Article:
Degradation of whole feathers in the presence of bacterial isolate

For whole feathers degradation, minimal salt medium was prepared and divided into two sets. In one set whole feathers were added as substrate and inoculated with 1% log phase bacterial growth. In second set, whole feathers were added but not inoculated with bacterial cells (control). Both sets were incubated at 37°C for 7 days.

Statistical analysis

For each experiment, three independent measurements were taken and data shown are average values of means ± standard deviation (SD).

 

Results and discussion

Characterization of feathers degrading bacterium

The objective of the study was to isolate a bacterial strain, having ability to degrade the keratinous compounds. Out of 9 bacterial isolates obtained from the soil of poultry shops, BML5 showed the maximum production of keratinase and has shown the ability to grow in the medium containing powdered feather within 72 h at 37°C. This ability indicates the high metabolic rate of the bacterium and its adaptation to utilize keratin as a carbon and nitrogen source.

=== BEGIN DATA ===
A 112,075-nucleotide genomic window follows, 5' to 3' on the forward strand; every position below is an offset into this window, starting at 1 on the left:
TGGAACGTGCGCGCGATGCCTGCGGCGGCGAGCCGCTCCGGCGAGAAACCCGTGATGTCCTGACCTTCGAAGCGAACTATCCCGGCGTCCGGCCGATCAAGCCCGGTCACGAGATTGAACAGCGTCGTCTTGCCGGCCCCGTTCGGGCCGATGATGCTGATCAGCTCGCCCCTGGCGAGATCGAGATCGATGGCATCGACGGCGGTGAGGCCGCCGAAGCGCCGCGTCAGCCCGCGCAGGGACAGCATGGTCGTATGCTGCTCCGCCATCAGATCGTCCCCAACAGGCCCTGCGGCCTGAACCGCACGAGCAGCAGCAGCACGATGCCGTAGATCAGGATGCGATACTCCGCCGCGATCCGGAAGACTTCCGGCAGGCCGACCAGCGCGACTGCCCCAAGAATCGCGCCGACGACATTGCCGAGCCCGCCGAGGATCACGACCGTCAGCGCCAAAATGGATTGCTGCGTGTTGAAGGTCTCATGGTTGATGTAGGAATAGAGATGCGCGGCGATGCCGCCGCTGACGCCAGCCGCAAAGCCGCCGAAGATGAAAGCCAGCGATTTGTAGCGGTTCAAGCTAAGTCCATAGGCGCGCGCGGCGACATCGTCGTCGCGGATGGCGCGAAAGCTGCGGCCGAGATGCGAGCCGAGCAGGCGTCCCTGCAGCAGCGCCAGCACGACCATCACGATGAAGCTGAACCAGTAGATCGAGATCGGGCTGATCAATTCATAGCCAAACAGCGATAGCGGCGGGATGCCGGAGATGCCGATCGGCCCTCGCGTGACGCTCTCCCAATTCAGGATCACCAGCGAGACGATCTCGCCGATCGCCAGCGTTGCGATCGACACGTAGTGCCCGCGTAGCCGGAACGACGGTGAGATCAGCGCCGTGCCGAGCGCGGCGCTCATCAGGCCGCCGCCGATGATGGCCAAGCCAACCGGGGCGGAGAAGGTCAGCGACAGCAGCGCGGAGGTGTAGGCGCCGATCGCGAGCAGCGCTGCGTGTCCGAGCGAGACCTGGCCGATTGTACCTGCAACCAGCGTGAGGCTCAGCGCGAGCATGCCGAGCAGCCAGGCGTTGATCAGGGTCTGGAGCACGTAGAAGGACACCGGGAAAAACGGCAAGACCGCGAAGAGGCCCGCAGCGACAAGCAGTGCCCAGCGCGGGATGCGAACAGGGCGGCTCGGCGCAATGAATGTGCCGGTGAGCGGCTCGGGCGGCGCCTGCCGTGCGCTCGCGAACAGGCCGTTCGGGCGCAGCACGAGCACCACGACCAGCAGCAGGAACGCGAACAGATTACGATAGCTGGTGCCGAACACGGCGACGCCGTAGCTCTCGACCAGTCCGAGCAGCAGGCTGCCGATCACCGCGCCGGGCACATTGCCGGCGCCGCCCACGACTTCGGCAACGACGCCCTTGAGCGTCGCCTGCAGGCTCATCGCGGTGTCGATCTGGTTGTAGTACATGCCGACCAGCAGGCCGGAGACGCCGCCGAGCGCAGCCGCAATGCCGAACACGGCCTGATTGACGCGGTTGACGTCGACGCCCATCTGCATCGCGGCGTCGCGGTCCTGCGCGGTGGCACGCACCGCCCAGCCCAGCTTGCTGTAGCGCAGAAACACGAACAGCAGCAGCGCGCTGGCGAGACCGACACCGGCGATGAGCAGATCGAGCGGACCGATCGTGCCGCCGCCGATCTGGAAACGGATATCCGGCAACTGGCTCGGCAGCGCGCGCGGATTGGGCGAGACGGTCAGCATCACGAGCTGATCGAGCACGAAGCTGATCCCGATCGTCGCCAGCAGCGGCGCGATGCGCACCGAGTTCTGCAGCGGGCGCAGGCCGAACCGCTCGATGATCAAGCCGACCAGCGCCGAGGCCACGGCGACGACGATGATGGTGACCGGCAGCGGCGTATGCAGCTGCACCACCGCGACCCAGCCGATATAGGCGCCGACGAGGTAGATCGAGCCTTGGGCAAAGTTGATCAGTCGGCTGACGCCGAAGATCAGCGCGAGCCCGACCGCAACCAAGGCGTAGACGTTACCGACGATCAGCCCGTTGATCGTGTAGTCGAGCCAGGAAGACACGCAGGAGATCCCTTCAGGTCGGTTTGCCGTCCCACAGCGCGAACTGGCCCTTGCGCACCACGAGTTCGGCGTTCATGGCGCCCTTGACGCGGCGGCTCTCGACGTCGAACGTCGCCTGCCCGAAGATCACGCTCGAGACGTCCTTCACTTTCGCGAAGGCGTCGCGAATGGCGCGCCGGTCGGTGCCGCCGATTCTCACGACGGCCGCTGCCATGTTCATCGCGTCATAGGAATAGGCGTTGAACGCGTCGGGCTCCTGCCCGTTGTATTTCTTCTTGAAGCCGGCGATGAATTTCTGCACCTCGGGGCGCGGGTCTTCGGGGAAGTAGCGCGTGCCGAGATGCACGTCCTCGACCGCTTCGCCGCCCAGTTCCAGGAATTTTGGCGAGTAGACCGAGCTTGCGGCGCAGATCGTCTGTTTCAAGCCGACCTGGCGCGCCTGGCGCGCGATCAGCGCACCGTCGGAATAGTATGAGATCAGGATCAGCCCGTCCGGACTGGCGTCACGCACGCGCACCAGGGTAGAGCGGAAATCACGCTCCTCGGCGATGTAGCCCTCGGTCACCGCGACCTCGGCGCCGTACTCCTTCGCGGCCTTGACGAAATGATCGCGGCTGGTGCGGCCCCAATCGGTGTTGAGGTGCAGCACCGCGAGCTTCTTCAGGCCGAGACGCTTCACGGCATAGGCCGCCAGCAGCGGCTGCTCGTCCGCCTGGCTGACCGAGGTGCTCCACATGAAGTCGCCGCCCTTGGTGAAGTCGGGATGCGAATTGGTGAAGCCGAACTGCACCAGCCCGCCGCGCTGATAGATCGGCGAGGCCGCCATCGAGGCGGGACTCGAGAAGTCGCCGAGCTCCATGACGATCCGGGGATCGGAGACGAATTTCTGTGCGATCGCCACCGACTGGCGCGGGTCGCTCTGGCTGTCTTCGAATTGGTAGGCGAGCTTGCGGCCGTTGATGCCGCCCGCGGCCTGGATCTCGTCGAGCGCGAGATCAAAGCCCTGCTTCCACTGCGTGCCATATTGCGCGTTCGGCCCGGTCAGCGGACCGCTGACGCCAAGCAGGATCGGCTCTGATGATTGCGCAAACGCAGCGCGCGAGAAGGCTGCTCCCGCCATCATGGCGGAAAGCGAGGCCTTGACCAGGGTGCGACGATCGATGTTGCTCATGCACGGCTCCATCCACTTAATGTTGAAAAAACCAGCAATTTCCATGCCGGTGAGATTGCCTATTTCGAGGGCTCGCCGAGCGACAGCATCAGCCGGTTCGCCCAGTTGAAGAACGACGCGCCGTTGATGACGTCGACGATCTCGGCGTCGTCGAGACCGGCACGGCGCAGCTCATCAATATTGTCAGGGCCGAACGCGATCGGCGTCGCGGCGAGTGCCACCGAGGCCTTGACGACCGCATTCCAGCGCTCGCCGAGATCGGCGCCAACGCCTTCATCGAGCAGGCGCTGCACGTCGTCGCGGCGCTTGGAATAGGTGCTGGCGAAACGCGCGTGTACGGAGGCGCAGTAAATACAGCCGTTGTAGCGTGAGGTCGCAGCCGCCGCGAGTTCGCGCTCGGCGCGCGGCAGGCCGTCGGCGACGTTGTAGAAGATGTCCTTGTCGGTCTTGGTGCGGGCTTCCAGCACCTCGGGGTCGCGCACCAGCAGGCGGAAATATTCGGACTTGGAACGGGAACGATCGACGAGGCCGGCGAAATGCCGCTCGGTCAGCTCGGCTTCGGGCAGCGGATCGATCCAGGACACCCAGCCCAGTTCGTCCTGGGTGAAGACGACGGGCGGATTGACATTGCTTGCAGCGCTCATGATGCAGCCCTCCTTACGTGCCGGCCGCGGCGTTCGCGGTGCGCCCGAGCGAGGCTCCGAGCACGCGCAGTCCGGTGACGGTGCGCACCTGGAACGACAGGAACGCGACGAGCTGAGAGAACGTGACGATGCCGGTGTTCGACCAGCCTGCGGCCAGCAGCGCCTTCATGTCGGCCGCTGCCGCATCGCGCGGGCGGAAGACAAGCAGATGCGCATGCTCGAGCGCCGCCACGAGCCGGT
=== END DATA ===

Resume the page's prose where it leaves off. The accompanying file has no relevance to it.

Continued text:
On the basis of morphological, biochemical tests and 16S rRNA sequencing BML5 was identified as Bacillus subtilis. They have irregular shaped yellowish white flat and dry colonies with undulate margins and no pigmentation. B. subtilis BML5 are Gram positive rods, with positive spore staining. These bacteria were positive for catalase, but negative for oxidase activity. They were positive for citrate, methyl red, Voges-Proskaner and starch hydrolysis tests, but were negative for Indole test and lactose fermentation. The 16S rRNA gene sequence showed 99% homology with 16S rRNA sequence of B. subtilis submitted to NCBI database. The 16S rRNA gene sequence was submitted to GenBank under accession number KF003018. Many Bacillus species including B. licheniformis, B. pumilus, B. subtilis, B. cereus, and B. megaterium have been reported for keratin degradation (Kim et al., 2004; Riffel and Brandelli, 2006).

Optimization of growth conditions

B. subtilis BML5 showed fair growth in the presence of feathers slightly less as compared to the control medium containing glucose as a substrate (Fig. 1). So it indicated that the feathers presence in growth medium act as an inducer for the enzyme. It has been reported that bacteria producing keratinse had different characteristics i.e., broad temperature and pH range for growth (Lakshmi et al., 2013). It has been reported that carbon and nitrogen amount exert a high influence on the growth of microorganisms. In this study, BML5 showed maximum growth at 37°C and, therefore, the bacterial isolate was classified as mesophilic. The bacterial isolate was able to grow on the pH ranging from 4 to 8 but has shown its best growth at pH 7 showing that the isolate is neutrophilic. Previous studies have even reported the bacterial isolates able to grow at alkaline pH i.e., 10 (Bernal et al., 2006).